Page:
In addition to stringent anti-money laundering requirements, being classified as a money services business would incur significant registration fees. In Canada, complying with the same money services regulations will not incur fees, further motivating the company’s relocation.
Cblocks expects to be officially incorporated within a few weeks, anticipating to launch for Canadian customers during May. Despite the company’s official relocation, Cblocks’ founders will stay in Miami, and exclusively target Canadian users for the time being, however, at least one Canadian citizen is needed on the company’s board in order for Cblocks to qualify for Financial Transactions and Reports Analysis Centre of Canada licensing.
Growing Calls for Regulatory Clarity From Crypto Industry
Managing Director of United Kingdom-based online trading platform, Iqbal Gandham, also chairs a trade group seeking greater clarity regarding the regulatory implications for
“The benefits of regulation are clear,” Mr. Gandham said. “An appropriate framework would serve to both protect consumers, and ensure the longevity and legitimacy of the industry itself.”
Mr. Gandham advocates the development of a regulatory apparatus tailored to the particularities of cryptocurrency, criticizing suggestions that existing financial legislation can be stretched to govern the operations of the cryptocurrency companies. “Given that we are dealing with new and nascent technology, we wouldn’t want to simply cherry pick from existing regulation developed for other asset classes,” Mr. Gandham said.
Marc Ostwald, global strategist for ADM Invest Services International in London, emphasized the significance of anti-money laundering considerations for businesses operating with cryptocurrency. “This is all about where the burden of proof lies for anti-money-laundering, so wanting regulations seems very sensible,” Mr. Ostwald said. “Even if you’re making a killing in trading, someone could come up with an unexpected piece of regulation that puts a big red line through your business plan.”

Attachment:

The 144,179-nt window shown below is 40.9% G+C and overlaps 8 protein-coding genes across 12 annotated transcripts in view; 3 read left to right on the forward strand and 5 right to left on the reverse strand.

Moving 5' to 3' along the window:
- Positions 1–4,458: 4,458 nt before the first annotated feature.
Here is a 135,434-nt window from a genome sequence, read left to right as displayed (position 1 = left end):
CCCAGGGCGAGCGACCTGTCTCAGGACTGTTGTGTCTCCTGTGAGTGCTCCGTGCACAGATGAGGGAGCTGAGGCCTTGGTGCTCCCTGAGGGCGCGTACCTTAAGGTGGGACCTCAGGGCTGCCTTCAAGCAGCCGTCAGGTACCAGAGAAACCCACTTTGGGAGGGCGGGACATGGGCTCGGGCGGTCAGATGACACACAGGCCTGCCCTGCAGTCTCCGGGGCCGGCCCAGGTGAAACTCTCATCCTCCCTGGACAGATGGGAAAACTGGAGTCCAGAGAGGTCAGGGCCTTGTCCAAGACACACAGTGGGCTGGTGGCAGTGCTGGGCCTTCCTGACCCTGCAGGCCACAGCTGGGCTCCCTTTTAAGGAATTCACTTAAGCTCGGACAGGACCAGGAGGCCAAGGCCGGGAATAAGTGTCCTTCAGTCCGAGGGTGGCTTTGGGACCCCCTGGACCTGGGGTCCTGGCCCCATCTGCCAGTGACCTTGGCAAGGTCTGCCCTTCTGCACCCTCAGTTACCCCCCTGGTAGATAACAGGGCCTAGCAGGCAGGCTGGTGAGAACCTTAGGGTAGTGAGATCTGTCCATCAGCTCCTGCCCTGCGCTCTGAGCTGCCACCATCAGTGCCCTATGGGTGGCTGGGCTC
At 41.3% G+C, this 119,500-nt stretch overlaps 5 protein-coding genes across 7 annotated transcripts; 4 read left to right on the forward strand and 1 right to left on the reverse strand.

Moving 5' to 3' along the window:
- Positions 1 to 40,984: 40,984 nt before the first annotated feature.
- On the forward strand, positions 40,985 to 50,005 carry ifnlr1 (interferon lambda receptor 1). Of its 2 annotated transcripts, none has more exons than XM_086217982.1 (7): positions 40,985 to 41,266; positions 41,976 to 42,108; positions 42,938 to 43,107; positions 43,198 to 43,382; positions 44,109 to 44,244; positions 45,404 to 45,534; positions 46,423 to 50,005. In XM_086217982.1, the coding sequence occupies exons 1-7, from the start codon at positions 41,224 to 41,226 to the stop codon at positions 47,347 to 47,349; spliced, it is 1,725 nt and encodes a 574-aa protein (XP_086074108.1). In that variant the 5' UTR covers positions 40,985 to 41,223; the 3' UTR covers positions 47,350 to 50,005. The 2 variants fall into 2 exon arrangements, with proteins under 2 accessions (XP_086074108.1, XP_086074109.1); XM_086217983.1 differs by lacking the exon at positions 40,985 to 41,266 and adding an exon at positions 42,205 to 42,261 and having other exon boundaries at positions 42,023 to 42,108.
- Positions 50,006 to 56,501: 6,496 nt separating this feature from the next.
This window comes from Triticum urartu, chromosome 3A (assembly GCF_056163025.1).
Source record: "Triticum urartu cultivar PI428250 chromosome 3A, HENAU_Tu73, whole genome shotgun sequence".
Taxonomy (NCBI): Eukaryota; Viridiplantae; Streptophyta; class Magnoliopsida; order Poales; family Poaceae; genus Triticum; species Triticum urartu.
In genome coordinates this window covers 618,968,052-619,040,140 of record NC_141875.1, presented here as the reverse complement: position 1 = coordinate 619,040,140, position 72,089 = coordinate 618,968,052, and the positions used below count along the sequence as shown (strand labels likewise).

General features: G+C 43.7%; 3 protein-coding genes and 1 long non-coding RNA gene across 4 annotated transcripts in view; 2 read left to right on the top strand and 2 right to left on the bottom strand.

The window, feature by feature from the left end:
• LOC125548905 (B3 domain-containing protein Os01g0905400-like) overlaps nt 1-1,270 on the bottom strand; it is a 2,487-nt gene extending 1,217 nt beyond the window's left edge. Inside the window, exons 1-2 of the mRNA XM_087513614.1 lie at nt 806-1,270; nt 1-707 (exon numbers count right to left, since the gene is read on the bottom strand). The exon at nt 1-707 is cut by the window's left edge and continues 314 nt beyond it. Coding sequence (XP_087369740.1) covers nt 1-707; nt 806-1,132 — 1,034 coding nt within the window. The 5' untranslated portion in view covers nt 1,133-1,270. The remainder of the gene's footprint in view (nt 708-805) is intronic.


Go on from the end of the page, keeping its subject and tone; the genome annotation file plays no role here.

Eric Demuth, the co-chief executive officer of Vienna-based Bitpanda, stated: “We’d be happy to have regulations, so we know where we stand.”
Do you think that cryptocurrency regulations are in need of reform? Share your thoughts in the comments section below!
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President Donald Trump blocks Broadcom’s $ 117 billion hostile offer for Qualcomm over national-security concerns, quashing what would have been the biggest-ever tech deal.
WSJ.com: What’s News Asia
Dick’s Sporting Goods said Wednesday that it will no longer sell assault-style rifles or high-capacity magazines and will not sell guns to anyone under 21 after the shooting massacre at a Parkland, Fla., high school that left 17 people dead.
Walmart Inc. also said Wednesday it will no longer sell…
For a century, L.L. Bean Inc. has offered lifetime returns on its rugged gear, apparel and boots. Now, thanks to growing abuse of the program, the company is drastically cutting back its generous policy.
The Freeport, Maine-based company will impose a one-year limit on returns, executives announced…